No, this is not a friendly breed, though neither is it aggressive. Chicks raised and acclimated to handling will tolerate being held. But they won’t seek out people for affection and won’t cuddle their owners.
Are White Leghorn chickens good egg layers?
Yes! They are top-notch layers and will give you the best ratio of feed-to-egg return. You can expect 4-6 eggs per week from your hens, with totals for the year capping at about 320.
What color egg does a White Leghorn lay?
They lay a clean white egg with no tinting.
Are White Leghorn hens broody?
Brooding is not a problem with them. Neither do they make good mothers to hatched chicks. If you’re looking to breed, expect to incubate and raise the chicks yourself.
How big are White Leghorn chickens?
Sleek and slender builds define Leghorns. While some might get up to 7-8 pounds (from the Minorca strain) many roosters will average 6 pounds. Hens will likely weigh in around 4.5-5.5 pounds.
Are White Leghorn chickens good eating?
This is not a dual-purpose breed; you won’t get much meat from them. While the Minorca strain can be a bit bigger, you won’t gain much. Additionally, the larger the Leghorn, the less they will lay.
Are White Leghorn chickens autosexing?
While they are not an autosexing breed, you can comfortably expect to know the difference by about 3-4 weeks old. At this point, their combs and wattles should be coming in and you will spot larger ones on the males.
Are White Leghorn chickens cold-hardy?
Not particularly. As a Mediterranean breed, they’ll do better in warmer weather. Single-comb varieties will have a harder time than rose combs. But both will likely be at risk for frostbite.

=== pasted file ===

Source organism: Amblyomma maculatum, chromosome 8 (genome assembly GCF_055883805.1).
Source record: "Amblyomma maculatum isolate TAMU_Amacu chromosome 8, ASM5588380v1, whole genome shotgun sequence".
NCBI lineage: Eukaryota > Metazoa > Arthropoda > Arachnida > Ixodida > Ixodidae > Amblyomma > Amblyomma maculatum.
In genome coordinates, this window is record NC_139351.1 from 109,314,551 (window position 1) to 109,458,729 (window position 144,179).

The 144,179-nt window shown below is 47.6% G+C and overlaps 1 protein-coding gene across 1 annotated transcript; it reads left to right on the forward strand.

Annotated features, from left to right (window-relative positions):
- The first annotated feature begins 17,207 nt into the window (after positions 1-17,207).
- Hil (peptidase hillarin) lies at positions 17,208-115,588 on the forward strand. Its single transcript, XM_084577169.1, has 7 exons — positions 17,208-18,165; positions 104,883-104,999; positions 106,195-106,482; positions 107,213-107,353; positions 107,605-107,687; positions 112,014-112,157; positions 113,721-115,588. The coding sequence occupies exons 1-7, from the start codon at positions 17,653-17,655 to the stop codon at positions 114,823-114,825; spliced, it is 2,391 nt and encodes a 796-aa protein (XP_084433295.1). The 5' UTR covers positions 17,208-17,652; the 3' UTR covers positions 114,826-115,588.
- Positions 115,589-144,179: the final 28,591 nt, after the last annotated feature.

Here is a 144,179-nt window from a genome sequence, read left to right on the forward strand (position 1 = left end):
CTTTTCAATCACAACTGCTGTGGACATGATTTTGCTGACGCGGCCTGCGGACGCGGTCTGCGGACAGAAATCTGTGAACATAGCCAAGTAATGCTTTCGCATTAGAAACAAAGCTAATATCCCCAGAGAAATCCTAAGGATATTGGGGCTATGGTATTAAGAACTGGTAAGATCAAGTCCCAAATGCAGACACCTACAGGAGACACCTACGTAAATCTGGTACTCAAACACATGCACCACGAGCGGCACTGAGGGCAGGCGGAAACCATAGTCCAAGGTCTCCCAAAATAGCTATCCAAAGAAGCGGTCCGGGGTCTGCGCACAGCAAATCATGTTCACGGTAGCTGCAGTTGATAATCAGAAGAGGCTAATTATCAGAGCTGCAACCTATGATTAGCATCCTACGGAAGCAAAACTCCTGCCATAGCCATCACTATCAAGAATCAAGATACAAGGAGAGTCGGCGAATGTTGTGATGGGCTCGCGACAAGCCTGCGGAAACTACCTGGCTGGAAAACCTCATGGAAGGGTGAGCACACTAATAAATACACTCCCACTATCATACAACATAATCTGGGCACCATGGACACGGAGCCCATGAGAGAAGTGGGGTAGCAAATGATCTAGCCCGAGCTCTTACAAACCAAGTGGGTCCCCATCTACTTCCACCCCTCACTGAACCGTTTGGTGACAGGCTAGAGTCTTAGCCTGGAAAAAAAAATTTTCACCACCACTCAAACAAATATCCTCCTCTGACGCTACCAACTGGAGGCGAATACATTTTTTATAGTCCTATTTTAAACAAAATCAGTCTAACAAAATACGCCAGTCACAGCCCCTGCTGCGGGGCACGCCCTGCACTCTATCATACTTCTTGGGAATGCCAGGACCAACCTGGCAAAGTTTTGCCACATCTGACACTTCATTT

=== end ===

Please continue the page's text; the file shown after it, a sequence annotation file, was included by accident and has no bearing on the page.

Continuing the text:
How long do White Leghorn chickens live?
Depending on the size and how much they lay, they can live anywhere from 4-7 years old. The more they lay and the smaller they are, the shorter their lifespan.
This breed is known to lay for a long time, and you can expect them to produce eggs for up to 5 years of age. Additionally, they’re early layers and will likely begin to produce at 18-20 weeks old. Even with a shorter lifespan, you certainly won’t lose out on the length of egg production.
Are White Leghorn chickens easy to raise?
As an independent breed, they don’t require much attention. Feeding is easy as they don’t eat much and will happily forage most of their food. However, their setup and temperament can make them difficult for a beginner. Breeding is not simple with White Leghorns as they don’t make good parents. If you’ve raised chickens before, have the space, and aren’t looking for a pet, they’ll be a low-maintenance fit for your yard.